THE fourth century A.D. marks a turning-point in the history of the Mediterranean World. Permanent war against invading barbarians, inner civil struggles, social unrest and subsequent economic decline during the third century had brought the powerful Roman Empire near the abyss. But it was saved once more. The energetic Diocletian created a new political order and after a brief renewal of the struggle, Constantine, called the Great, consolidated the Empire for a new period of its history. He shifted the capital from Rome to the East, to Constantinople, leaving the West to the future task of building up the mediaeval world by civilizing the intruding Germans, whilst the later Byzantine Empire in the East formed a barrier which saved Europe from being overwhelmed by Asiatic invasions and preserved the seeds of ancient civilization with which to sow later the soil of Eastern Europe, as well as that of the West. The new Empire needed a new mind, for new civilizations are born of new ideas. The classical conception of the world as a harmony in which man, endowed with free will, humanized himself in conformity with universal laws, had completed the cycle of its historical life, incapable to prevent mankind from being extinguished in the struggle which everywhere prevailed. But, already, a new idea had arisen, giving the world a new order. The call was no more for freedom, but for authority; man was no more the center of the world but a tiny mote before an overwhelming Supreme Being, and his aim was to save his soul from his innate sinful nature into a transcendental world. Christianity, first a despised sect, grew stronger and stronger until, purified by persecutions, it formed a community comprehending the soundest forces for constructing a new culture, so that it became the backbone of the new Empire.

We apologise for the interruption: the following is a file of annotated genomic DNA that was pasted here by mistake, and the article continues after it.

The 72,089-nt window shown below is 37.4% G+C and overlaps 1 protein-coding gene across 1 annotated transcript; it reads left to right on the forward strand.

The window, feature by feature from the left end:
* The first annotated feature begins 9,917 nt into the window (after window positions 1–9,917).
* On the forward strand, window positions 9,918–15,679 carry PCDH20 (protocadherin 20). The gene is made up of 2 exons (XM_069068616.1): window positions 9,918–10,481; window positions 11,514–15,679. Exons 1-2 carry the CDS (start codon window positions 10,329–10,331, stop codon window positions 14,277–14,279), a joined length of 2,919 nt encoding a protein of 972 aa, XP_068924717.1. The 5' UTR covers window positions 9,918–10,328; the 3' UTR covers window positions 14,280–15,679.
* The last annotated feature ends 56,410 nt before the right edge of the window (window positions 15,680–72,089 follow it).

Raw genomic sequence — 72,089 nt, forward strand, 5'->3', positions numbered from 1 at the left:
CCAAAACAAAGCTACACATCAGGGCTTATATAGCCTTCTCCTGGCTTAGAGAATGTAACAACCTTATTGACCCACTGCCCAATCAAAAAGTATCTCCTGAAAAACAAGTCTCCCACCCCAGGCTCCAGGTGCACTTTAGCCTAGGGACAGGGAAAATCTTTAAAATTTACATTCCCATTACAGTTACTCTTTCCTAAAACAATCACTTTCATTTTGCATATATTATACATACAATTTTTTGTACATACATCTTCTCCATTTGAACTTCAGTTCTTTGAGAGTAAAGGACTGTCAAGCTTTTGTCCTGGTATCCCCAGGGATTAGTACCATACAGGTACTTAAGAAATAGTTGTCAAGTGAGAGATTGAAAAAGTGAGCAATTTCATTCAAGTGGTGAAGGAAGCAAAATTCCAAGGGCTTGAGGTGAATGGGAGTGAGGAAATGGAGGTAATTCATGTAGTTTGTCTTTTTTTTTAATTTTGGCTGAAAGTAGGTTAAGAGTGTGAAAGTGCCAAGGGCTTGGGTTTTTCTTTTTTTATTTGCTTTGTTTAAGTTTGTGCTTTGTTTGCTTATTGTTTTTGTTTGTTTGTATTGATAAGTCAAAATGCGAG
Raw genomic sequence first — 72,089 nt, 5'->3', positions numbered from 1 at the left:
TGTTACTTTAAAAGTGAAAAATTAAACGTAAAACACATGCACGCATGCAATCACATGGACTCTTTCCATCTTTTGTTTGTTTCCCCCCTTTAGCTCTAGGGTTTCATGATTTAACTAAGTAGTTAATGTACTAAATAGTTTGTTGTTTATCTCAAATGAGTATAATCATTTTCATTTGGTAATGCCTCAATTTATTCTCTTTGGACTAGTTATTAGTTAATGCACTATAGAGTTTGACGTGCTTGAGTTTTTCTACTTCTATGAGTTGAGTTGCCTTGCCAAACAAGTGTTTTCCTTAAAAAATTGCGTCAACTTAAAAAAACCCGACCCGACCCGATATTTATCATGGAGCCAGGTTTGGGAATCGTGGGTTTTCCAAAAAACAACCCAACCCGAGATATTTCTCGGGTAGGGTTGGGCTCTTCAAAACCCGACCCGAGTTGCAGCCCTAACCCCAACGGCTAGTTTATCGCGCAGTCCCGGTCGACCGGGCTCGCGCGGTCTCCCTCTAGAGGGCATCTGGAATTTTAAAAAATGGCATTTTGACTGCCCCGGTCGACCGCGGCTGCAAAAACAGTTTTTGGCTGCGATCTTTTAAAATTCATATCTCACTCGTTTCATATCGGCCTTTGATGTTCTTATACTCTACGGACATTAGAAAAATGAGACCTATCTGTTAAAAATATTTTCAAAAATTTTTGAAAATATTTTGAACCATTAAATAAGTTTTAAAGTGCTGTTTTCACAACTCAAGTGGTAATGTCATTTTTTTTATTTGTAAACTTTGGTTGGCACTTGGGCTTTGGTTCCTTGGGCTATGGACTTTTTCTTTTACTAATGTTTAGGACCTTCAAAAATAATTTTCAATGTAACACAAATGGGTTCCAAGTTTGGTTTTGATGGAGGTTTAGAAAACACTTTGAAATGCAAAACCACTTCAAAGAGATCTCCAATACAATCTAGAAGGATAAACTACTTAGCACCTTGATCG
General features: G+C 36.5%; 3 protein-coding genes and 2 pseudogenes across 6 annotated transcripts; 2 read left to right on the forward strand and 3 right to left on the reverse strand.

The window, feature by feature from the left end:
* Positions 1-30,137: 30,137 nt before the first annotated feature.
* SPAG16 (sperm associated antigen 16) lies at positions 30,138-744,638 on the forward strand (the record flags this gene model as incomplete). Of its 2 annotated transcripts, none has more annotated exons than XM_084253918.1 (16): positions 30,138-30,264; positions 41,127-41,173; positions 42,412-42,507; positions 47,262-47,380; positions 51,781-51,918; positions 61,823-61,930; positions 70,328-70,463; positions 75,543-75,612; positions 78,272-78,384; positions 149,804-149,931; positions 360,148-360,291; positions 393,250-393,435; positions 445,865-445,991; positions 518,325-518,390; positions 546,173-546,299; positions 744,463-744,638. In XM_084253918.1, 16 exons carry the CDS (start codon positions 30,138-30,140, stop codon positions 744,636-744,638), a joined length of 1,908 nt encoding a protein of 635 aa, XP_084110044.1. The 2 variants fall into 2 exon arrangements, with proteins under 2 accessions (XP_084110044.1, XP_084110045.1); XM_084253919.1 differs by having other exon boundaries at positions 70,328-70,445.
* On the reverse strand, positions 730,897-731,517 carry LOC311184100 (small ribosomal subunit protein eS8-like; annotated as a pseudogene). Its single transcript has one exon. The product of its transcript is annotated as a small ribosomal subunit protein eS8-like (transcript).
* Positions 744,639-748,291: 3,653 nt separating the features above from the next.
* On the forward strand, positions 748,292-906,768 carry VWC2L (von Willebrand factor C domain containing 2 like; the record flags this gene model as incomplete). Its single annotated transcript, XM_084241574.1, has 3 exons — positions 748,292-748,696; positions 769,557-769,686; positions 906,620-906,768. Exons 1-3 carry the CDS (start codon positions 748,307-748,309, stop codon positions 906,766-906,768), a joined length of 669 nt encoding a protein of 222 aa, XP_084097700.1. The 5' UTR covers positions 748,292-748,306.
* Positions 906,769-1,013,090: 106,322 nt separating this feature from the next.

Styles of art change in conformance with the general evolution of the period. The whole unrest of the third century, political, social and mental, is represented in a head of the emperor Gallienus [Figure 1]. There is nothing but movement all over it; it is not only turned to the side but also tilted slightly upwards, and the look of the eye cuts at an oblique angle in the direction in which the head faces. The smooth flesh is in sharp contrast to the curls of the hair and of the beard. These are different in length and fall in irregular but distinct waves, whereas the small curls of the beard form a continually excited surface, the outline of which is an undulating curve. The eyelids and the wrinkles on nose and forehead are sharp and hard lines, which cut the soft flesh. The relief is high, the eyes are deep set, the curls of the hair are undercut; beneath the lip is a hollow, so that deep shadows break the light surface into contrasting parts. Then the change took place; the head of Constantine [Figure 2] proves that he achieved his task and consolidated the empire. There is no turn either to the right or to the left, but the head is directed straight forward. A rigid symmetry keeps all parts in an inflexible position, and a system of straight lines put together at right angles—that is, the lines of the eyes, the nose, the mouth—forms a backbone for the whole structure. The hair is a solid mass, giving no freedom to the individual curls, but moulding them by regular incisions into a decorative pattern which frames the forehead with a sharp and ornamental outline and forms a curve which frames the whole face. The lids of the eyes are extremely heavy and sharp and the eyebrows are emphasized by short parallel lines. The planes of forehead and of the cheeks are simple and large by reason of rigid subtraction of all but the main features. The result is monumental grandeur which breathes the calm security and sublime majesty of the unassailable ruler of the world. Whereas the look of Gallienus reveals a trace of pride, the last vestige of the classical appreciation of human beauty, the eyes of Constantine seek a spiritual world far above the vanities of life.